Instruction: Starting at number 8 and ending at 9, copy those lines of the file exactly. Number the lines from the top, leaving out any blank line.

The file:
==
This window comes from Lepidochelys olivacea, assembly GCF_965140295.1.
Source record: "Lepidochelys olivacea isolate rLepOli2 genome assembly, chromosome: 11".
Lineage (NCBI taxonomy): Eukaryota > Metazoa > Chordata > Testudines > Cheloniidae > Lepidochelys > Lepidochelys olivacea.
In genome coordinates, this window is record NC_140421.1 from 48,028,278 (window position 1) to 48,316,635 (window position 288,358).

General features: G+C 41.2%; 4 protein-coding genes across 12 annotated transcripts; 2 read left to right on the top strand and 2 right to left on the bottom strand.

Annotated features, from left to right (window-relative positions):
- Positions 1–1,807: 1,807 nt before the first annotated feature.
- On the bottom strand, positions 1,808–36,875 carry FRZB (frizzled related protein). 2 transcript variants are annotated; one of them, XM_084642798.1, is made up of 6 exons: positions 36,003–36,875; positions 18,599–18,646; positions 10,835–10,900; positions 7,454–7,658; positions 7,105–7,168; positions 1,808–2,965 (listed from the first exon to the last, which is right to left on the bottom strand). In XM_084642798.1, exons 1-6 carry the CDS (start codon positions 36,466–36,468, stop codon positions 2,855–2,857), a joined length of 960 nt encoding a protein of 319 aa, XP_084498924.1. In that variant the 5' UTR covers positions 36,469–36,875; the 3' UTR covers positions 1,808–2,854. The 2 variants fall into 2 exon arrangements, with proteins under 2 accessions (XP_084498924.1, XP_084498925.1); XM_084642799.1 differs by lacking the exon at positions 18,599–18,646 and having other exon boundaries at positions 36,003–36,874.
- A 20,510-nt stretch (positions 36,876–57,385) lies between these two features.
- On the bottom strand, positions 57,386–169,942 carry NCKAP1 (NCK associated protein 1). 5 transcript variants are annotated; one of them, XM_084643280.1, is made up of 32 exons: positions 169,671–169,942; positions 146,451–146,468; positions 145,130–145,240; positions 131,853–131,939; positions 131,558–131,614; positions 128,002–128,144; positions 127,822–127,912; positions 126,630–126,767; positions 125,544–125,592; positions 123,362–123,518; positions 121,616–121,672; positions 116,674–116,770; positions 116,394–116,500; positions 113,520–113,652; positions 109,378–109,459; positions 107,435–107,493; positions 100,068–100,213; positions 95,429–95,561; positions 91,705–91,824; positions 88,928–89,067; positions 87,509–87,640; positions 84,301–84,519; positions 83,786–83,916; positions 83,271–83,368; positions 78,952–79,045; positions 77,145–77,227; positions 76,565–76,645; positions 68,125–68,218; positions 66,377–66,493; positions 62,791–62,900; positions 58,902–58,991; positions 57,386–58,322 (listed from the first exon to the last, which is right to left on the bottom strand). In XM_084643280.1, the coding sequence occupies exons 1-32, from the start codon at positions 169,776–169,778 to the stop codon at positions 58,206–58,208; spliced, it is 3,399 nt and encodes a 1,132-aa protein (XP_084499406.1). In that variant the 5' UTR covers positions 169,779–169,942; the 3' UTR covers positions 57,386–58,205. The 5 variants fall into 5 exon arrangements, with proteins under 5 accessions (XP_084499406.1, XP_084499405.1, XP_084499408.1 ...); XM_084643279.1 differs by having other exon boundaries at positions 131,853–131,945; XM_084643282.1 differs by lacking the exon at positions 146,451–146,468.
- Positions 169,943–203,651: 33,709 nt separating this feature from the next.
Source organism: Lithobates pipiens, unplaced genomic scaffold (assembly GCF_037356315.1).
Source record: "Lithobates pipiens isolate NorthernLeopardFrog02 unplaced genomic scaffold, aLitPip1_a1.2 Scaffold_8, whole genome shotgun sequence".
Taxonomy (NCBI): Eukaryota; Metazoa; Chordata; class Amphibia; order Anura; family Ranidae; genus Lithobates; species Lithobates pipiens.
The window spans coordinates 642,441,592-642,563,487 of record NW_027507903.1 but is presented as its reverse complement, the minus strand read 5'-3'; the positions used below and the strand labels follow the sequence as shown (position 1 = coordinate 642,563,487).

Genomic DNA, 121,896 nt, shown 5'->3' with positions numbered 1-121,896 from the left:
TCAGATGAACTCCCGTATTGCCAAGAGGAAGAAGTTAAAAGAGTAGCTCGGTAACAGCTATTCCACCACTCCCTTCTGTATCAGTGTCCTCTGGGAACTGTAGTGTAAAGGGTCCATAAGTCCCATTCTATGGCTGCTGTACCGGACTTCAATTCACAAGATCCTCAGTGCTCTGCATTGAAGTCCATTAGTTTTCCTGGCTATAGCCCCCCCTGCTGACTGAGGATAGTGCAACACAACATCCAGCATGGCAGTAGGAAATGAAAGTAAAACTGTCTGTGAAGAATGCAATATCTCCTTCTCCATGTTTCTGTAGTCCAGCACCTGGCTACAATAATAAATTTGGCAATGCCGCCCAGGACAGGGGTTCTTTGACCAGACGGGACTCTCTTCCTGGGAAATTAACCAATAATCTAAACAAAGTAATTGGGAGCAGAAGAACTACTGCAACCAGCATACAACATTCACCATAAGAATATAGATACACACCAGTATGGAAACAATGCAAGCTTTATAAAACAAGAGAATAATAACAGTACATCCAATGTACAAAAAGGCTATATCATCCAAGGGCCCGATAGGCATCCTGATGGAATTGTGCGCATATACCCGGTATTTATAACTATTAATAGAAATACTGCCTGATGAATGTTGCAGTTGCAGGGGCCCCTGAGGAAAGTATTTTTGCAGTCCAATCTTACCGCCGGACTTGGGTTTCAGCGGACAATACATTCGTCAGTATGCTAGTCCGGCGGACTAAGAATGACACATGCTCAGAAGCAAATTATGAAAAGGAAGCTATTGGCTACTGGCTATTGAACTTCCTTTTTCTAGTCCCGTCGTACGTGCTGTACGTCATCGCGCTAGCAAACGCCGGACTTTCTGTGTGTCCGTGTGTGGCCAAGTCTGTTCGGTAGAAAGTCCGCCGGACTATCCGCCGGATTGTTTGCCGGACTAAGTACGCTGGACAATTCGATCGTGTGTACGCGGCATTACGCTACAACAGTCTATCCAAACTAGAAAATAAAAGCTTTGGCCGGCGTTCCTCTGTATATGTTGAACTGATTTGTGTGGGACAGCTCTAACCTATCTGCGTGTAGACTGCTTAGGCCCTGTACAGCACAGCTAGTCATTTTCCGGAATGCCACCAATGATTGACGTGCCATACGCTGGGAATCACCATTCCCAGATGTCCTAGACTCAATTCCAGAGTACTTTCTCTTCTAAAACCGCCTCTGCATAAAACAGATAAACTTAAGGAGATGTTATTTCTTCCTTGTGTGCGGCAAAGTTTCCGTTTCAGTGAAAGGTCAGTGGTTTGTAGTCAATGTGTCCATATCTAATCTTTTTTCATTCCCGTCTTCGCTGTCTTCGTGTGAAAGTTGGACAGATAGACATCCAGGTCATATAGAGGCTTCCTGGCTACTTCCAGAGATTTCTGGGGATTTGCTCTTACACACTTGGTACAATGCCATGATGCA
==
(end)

- On the bottom strand, positions 1,808–36,875 carry FRZB (frizzled related protein). 2 transcript variants are annotated; one of them, XM_084642798.1, is made up of 6 exons: positions 36,003–36,875; positions 18,599–18,646; positions 10,835–10,900; positions 7,454–7,658; positions 7,105–7,168; positions 1,808–2,965 (listed from the first exon to the last, which is right to left on the bottom strand). In XM_084642798.1, exons 1-6 carry the CDS (start codon positions 36,466–36,468, stop codon positions 2,855–2,857), a joined length of 960 nt encoding a protein of 319 aa, XP_084498924.1. In that variant the 5' UTR covers positions 36,469–36,875; the 3' UTR covers positions 1,808–2,854. The 2 variants fall into 2 exon arrangements, with proteins under 2 accessions (XP_084498924.1, XP_084498925.1); XM_084642799.1 differs by lacking the exon at positions 18,599–18,646 and having other exon boundaries at positions 36,003–36,874.
- A 20,510-nt stretch (positions 36,876–57,385) lies between these two features.